Human Antarctica: research stations and historic sites, by Lizzie
Visitors sometimes forget about Antarctica’s human face, yet there’s a lot more to this aspect of the Antarctic than the novelty of sending a postcard from the post office at Port Lockroy.
At Deception Island, a craggy caldera half swallowed by the ocean (allegedly the inspiration for Jules Verne’s sunken crater island in Journey to the Centre of the Earth), you’ll see the vestiges of the whaling station that only petered out in the 60s. The rusting skeletons of buildings and old boats, vast vats used for blubber, and even a whalers’ graveyard remain. If your expedition cruise includes a stop in South Georgia, you’ll witness the remnants of an even bigger whaling station at Grytviken.
Vessels will try and stop at a research station, where you can meet scientists currently living and working there, and learn about their projects.
If you’re interested in Shackleton, and the mystique of the first explorers, consider including a trip to South Georgia. It’s here ‘the Boss’ completed his epic traverse of the island as part of his 1917 rescue mission.
Adventure activities, by Nik
Many vessels offer kayaking. Prior experience is sometimes required, depending on your ship. It means, weather permitting, you have the chance to go kayaking instead of cruising in a Zodiac.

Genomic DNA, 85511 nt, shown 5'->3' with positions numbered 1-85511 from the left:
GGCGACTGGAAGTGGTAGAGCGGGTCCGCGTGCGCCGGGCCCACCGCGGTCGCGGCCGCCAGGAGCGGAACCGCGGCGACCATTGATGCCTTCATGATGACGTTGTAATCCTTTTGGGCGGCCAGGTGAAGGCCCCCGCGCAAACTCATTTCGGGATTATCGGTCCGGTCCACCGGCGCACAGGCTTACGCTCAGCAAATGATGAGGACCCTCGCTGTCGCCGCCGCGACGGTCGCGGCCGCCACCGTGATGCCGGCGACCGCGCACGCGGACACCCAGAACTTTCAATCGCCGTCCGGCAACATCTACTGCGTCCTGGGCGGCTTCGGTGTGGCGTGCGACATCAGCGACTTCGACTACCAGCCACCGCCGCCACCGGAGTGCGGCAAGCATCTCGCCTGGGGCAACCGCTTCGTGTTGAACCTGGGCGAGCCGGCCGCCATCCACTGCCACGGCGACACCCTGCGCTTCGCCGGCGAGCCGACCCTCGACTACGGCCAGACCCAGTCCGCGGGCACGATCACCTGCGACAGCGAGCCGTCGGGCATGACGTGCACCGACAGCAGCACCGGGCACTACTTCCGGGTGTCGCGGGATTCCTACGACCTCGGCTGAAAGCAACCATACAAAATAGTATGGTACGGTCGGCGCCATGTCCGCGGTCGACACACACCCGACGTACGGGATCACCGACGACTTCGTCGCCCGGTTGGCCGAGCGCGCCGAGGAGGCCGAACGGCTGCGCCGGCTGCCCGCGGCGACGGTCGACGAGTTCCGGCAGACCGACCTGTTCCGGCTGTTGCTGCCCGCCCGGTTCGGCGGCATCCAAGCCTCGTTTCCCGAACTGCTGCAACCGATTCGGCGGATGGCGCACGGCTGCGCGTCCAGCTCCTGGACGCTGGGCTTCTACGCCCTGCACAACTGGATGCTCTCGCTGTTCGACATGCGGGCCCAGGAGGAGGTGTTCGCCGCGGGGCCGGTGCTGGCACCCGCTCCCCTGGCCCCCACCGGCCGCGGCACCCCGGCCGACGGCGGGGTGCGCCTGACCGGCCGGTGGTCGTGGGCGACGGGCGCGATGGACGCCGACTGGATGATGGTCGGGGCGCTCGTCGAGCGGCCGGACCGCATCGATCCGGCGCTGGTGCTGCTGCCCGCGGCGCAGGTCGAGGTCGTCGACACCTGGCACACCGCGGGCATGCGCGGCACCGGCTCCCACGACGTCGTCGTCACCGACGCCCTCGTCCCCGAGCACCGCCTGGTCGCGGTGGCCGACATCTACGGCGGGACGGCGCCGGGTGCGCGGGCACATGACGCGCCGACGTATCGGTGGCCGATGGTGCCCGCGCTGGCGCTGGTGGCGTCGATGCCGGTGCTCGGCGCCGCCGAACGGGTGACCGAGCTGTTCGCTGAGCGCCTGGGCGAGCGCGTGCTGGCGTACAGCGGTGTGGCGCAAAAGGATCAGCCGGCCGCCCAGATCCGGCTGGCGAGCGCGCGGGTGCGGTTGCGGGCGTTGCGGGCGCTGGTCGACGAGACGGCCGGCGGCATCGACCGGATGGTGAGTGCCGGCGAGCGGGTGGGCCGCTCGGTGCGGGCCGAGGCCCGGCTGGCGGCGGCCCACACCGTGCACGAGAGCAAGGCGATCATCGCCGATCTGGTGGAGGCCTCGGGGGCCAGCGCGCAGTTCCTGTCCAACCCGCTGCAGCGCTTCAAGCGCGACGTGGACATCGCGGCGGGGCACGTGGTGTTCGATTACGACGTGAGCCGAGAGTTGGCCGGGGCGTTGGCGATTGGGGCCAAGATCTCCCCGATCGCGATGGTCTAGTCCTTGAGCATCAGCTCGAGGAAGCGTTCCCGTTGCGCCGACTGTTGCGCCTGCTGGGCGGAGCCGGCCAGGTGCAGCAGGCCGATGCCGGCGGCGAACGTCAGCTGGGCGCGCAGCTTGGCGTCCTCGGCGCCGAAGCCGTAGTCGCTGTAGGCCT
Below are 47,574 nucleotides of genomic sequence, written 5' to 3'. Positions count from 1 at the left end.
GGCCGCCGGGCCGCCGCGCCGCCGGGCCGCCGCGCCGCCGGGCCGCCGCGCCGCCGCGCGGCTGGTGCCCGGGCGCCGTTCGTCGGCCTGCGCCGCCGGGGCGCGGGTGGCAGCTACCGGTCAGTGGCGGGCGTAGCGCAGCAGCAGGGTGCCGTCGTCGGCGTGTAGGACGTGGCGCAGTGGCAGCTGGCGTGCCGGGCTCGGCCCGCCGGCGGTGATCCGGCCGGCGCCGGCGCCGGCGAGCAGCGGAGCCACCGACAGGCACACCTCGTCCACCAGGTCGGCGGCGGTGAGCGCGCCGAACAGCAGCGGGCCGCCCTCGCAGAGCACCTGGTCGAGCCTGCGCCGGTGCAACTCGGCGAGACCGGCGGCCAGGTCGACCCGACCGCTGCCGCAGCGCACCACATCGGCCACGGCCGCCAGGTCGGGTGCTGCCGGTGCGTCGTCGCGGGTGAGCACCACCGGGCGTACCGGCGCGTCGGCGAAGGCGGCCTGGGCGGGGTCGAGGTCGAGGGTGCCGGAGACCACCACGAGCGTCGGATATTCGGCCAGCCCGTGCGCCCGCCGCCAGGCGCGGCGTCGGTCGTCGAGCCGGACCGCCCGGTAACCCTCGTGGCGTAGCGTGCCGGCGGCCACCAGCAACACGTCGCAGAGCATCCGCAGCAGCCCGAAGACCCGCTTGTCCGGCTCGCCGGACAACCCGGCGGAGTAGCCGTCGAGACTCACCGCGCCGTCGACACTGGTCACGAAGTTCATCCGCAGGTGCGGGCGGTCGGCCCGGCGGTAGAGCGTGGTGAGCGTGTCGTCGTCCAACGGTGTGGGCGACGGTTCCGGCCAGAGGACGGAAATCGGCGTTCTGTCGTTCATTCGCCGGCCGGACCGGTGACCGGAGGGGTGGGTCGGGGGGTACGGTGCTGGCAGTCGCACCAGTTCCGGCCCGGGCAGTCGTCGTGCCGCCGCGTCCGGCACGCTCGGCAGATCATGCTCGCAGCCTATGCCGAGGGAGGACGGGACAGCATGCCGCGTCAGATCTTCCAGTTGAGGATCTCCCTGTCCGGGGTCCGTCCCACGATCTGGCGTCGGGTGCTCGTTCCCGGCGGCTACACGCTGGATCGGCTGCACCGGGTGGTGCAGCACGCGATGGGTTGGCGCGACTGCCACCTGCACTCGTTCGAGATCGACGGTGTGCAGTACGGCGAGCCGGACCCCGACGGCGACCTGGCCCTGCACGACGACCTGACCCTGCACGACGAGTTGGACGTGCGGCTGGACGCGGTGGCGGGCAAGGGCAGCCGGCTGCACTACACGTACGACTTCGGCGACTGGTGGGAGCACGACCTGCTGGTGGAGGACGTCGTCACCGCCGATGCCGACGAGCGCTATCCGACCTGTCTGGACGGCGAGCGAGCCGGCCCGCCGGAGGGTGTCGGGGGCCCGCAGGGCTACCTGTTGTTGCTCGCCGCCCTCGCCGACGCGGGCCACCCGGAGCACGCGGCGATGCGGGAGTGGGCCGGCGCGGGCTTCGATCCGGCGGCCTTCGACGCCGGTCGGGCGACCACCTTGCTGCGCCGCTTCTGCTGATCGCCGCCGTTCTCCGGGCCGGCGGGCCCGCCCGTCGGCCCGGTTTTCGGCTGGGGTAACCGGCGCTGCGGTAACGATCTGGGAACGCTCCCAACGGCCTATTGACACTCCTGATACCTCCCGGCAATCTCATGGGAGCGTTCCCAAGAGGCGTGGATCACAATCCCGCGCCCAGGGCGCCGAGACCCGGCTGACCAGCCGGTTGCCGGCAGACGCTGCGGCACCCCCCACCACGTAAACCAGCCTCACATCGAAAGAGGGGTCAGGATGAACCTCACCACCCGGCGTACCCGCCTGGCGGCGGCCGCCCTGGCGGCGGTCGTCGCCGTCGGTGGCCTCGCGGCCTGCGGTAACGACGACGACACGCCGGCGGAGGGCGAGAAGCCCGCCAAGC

Kayaking has been the highlight of my time in Antarctica. For one, you head in the opposite direction to the Zodiacs. Away from their motors, it’s soon completely quiet and still. You get a much greater sense of just how pristine this place is, the silence broken only by the gentle lapping sound of paddles.
I’ve also had the fun of kayaking between Neptune’s Bellows, an impossibly thin gap in the ring of rock making up the collapsed crater of Deception Island. The waters surrounding it conceal the wrecks of ships that misjudged the width of the opening.
The main advantage of kayaking, however, is it can get you a closer view of wildlife. I’ve glided past groups of seals, including a leopard seal sprawling its long, sleek muscular body across a bergy bit. One day, I was incredibly lucky: a young, inquisitive minke whale came and spent 20 minutes swimming underneath our kayaks, spyhopping and snorting out spray. I could see right into its eyes and watch its progression through the piercingly clear water.<article class="card">
The polar plunge